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she filed on the 30th ruinousary of burr's duel with hamilton. [laughter] host: well, what went wrong? [indiscernible] margaret: it seemed a promising marriage on the surface. as to what went wrong, the closest indicator comes from an juneent that occurred in 1834 and month before she filed for divorce. was out and about in manhattan and she saw william dunlap. here he is. he had been the manager of the park theater where she had worked as a next her 20 years --
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as a next her 20 years -- an extra 20 years before. dunlap records this in his diary. and she said burr "i don't see him anymore. my property00 of and spent it away. i have a new carriage and a pair of horses. " was appalled at her frankness. int confidence can be placed the words of such a woman is hard to say, he said in his diary. woman to be critical of her husband to a near acquaintance just wasn't done in dunlap's social circle.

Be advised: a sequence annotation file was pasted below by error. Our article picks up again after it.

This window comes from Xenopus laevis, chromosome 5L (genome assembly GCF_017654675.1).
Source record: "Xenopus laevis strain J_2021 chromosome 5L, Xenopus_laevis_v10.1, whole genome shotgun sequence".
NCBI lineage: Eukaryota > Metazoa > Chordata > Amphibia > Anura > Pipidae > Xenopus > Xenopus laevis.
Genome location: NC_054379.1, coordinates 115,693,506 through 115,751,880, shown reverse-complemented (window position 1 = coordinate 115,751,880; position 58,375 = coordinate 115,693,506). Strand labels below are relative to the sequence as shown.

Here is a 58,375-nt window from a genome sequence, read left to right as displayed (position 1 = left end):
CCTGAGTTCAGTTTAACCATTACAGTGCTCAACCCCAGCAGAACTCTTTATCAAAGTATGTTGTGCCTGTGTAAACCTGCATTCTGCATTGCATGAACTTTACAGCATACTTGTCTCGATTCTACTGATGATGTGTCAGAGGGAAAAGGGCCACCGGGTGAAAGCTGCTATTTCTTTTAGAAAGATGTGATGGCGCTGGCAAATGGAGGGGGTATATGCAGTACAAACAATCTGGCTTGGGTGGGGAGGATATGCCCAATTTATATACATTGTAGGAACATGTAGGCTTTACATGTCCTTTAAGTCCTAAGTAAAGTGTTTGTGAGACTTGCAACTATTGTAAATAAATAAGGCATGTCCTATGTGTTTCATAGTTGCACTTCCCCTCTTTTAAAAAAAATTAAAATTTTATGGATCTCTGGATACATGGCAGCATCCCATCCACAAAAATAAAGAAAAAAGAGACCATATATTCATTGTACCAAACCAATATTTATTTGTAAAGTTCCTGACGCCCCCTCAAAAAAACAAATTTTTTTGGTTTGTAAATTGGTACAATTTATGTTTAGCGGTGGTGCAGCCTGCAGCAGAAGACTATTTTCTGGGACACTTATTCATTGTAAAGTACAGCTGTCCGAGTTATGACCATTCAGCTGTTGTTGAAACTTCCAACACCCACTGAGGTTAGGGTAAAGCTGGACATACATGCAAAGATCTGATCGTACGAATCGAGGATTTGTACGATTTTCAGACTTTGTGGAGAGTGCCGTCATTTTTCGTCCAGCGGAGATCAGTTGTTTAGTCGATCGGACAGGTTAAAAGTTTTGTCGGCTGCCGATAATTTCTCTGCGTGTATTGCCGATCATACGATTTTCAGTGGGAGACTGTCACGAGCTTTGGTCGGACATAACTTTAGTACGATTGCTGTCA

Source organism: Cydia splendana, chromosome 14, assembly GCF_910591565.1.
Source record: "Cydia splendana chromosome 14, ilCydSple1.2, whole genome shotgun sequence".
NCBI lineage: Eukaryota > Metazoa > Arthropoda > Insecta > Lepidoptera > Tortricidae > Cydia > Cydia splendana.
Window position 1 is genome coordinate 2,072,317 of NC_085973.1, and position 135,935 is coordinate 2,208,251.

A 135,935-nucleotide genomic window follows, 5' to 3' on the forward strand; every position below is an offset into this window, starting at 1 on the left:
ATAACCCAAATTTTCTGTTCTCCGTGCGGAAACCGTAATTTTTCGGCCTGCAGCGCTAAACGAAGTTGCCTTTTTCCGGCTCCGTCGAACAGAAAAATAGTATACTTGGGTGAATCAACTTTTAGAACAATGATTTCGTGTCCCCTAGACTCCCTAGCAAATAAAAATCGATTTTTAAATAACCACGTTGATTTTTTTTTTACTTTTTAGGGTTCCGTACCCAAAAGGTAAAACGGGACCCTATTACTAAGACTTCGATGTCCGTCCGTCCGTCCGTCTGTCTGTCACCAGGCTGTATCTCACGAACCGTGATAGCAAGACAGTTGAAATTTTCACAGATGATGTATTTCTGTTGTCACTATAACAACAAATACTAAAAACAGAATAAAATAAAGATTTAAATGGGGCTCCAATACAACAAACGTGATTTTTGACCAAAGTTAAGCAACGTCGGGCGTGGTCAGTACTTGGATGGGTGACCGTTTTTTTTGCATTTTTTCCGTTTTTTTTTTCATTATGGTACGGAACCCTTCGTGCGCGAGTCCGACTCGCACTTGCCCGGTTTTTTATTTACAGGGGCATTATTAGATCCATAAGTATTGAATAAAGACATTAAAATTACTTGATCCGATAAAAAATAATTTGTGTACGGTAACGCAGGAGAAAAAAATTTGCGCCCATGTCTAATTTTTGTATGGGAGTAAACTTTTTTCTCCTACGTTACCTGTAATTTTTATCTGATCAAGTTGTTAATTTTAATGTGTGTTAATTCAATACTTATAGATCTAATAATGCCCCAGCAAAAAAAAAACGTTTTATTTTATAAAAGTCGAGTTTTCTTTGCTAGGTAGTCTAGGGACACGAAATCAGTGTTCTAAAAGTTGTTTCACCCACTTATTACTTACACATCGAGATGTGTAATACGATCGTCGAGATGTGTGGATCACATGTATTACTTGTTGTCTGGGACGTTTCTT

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if we are going to be critical of behavior here, burr was far worse. to put the $13,000 he had spent in perspective, that some has the buying power of $378,000 today. he just went through it in a matter of three months with nothing to show for it. had $13,000 jumel to spend a few years later. she used it to buy 217 acres of land in saratoga springs, which she rented to farmers, assuring herself of a steady income. part $13,000 investment was worth about $400,000. here, you see the land she owned. they were ultimately sold 15 years after her death. fact,s an interesting
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notice the man in charge of the sale is a man named philo t. ruggles. 40 years before, he was a young master in chancery. he was assigned to collect the burrence in the jumel- divorce. new york can be a very small town. itself, spending patterns. dominant financial strategy was by and hold. burr's was borrow and spend. when eliza jumel filed for divorce, she obtained an immediate separation and divorce